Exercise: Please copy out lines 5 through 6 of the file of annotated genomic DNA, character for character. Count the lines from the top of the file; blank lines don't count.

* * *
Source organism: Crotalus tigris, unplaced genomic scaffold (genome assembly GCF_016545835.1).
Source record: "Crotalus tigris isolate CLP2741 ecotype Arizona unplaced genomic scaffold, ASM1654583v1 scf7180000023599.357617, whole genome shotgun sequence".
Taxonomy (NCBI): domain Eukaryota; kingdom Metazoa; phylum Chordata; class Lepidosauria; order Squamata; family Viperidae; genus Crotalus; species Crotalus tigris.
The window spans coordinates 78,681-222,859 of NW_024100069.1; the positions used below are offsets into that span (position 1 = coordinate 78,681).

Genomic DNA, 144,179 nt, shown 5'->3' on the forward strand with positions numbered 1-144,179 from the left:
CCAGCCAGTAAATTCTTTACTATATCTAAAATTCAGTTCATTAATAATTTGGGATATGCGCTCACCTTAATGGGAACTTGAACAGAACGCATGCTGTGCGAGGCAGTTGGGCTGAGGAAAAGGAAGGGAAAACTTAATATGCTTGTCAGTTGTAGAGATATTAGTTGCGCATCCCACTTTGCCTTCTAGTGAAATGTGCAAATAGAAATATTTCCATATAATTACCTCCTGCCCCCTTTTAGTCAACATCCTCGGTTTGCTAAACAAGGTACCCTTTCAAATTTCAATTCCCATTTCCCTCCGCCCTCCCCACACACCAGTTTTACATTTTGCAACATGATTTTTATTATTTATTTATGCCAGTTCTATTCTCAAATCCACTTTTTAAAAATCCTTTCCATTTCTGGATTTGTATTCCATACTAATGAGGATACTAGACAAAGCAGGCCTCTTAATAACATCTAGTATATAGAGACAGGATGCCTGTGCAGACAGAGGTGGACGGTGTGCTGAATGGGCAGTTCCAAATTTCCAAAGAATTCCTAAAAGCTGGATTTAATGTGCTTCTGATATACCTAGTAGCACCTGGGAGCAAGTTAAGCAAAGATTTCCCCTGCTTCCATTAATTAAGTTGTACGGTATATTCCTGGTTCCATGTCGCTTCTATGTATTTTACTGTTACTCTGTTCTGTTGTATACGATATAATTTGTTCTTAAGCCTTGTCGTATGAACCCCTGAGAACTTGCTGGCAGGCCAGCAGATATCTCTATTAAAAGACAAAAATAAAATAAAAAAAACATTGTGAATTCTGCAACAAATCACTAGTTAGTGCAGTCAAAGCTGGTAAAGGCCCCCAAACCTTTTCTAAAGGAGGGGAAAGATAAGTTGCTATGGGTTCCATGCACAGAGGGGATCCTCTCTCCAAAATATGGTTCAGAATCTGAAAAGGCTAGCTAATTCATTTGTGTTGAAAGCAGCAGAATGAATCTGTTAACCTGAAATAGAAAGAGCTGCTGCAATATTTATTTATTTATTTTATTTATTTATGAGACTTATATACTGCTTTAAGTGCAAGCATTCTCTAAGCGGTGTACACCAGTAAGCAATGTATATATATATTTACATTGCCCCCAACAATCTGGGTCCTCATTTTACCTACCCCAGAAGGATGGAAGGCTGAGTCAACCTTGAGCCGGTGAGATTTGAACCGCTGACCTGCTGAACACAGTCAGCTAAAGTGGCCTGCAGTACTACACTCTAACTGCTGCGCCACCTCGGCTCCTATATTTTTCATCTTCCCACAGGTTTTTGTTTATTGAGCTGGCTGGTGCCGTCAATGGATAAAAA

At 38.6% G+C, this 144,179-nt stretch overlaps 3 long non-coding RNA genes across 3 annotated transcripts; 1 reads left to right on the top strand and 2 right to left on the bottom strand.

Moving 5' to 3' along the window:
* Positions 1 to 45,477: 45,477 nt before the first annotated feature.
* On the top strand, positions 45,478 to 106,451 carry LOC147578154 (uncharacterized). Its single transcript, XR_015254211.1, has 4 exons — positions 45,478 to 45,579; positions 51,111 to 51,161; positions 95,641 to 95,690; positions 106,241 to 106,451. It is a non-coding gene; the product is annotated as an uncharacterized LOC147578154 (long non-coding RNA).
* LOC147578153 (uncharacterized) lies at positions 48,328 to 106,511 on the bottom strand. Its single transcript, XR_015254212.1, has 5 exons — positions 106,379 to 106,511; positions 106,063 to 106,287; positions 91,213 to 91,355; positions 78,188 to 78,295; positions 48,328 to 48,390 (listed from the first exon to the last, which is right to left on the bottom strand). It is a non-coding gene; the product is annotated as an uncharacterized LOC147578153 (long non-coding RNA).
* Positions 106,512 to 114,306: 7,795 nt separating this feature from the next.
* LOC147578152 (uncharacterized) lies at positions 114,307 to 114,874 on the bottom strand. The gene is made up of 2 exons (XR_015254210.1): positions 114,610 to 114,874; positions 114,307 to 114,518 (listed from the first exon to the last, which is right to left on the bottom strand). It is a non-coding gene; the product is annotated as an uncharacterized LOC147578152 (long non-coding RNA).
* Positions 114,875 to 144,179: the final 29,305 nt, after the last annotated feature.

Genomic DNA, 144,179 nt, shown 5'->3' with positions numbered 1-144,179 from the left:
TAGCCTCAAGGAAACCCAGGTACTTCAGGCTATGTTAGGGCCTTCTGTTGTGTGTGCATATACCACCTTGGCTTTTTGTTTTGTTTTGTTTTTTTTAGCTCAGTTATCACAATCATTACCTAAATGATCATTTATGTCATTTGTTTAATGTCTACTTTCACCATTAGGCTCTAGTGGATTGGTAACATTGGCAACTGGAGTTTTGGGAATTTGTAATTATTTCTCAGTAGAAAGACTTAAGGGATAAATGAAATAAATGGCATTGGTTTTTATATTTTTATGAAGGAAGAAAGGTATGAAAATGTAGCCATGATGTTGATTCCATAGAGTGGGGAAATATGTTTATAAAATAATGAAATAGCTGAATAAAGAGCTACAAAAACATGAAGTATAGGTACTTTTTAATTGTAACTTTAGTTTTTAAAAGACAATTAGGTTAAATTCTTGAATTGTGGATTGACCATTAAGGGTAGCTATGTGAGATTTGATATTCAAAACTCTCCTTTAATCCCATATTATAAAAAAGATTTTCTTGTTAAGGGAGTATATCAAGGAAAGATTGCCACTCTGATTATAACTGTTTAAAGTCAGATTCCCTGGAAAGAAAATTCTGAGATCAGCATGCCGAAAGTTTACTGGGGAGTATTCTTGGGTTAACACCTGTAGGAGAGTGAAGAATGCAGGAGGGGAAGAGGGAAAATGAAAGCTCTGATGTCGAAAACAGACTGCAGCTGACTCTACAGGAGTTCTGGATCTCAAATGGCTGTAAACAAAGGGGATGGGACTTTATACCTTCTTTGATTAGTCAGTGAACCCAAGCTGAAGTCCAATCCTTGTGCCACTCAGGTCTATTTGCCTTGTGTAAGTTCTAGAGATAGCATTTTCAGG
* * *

Genomic DNA, 144,179 nt, shown 5'->3' on the forward strand with positions numbered 1-144,179 from the left:
CCAGCCAGTAAATTCTTTACTATATCTAAAATTCAGTTCATTAATAATTTGGGATATGCGCTCACCTTAATGGGAACTTGAACAGAACGCATGCTGTGCGAGGCAGTTGGGCTGAGGAAAAGGAAGGGAAAACTTAATATGCTTGTCAGTTGTAGAGATATTAGTTGCGCATCCCACTTTGCCTTCTAGTGAAATGTGCAAATAGAAATATTTCCATATAATTACCTCCTGCCCCCTTTTAGTCAACATCCTCGGTTTGCTAAACAAGGTACCCTTTCAAATTTCAATTCCCATTTCCCTCCGCCCTCCCCACACACCAGTTTTACATTTTGCAACATGATTTTTATTATTTATTTATGCCAGTTCTATTCTCAAATCCACTTTTTAAAAATCCTTTCCATTTCTGGATTTGTATTCCATACTAATGAGGATACTAGACAAAGCAGGCCTCTTAATAACATCTAGTATATAGAGACAGGATGCCTGTGCAGACAGAGGTGGACGGTGTGCTGAATGGGCAGTTCCAAATTTCCAAAGAATTCCTAAAAGCTGGATTTAATGTGCTTCTGATATACCTAGTAGCACCTGGGAGCAAGTTAAGCAAAGATTTCCCCTGCTTCCATTAATTAAGTTGTACGGTATATTCCTGGTTCCATGTCGCTTCTATGTATTTTACTGTTACTCTGTTCTGTTGTATACGATATAATTTGTTCTTAAGCCTTGTCGTATGAACCCCTGAGAACTTGCTGGCAGGCCAGCAGATATCTCTATTAAAAGACAAAAATAAAATAAAAAAAACATTGTGAATTCTGCAACAAATCACTAGTTAGTGCAGTCAAAGCTGGTAAAGGCCCCCAAACCTTTTCTAAAGGAGGGGAAAGATAAGTTGCTATGGGTTCCATGCACAGAGGGGATCCTCTCTCCAAAATATGGTTCAGAATCTGAAAAGGCTAGCTAATTCATTTGTGTTGAAAGCAGCAGAATGAATCTGTTAACCTGAAATAGAAAGAGCTGCTGCAATATTTATTTATTTATTTTATTTATTTATGAGACTTATATACTGCTTTAAGTGCAAGCATTCTCTAAGCGGTGTACACCAGTAAGCAATGTATATATATATTTACATTGCCCCCAACAATCTGGGTCCTCATTTTACCTACCCCAGAAGGATGGAAGGCTGAGTCAACCTTGAGCCGGTGAGATTTGAACCGCTGACCTGCTGAACACAGTCAGCTAAAGTGGCCTGCAGTACTACACTCTAACTGCTGCGCCACCTCGGCTCCTATATTTTTCATCTTCCCACAGGTTTTTGTTTATTGAGCTGGCTGGTGCCGTCAATGGATAAAAA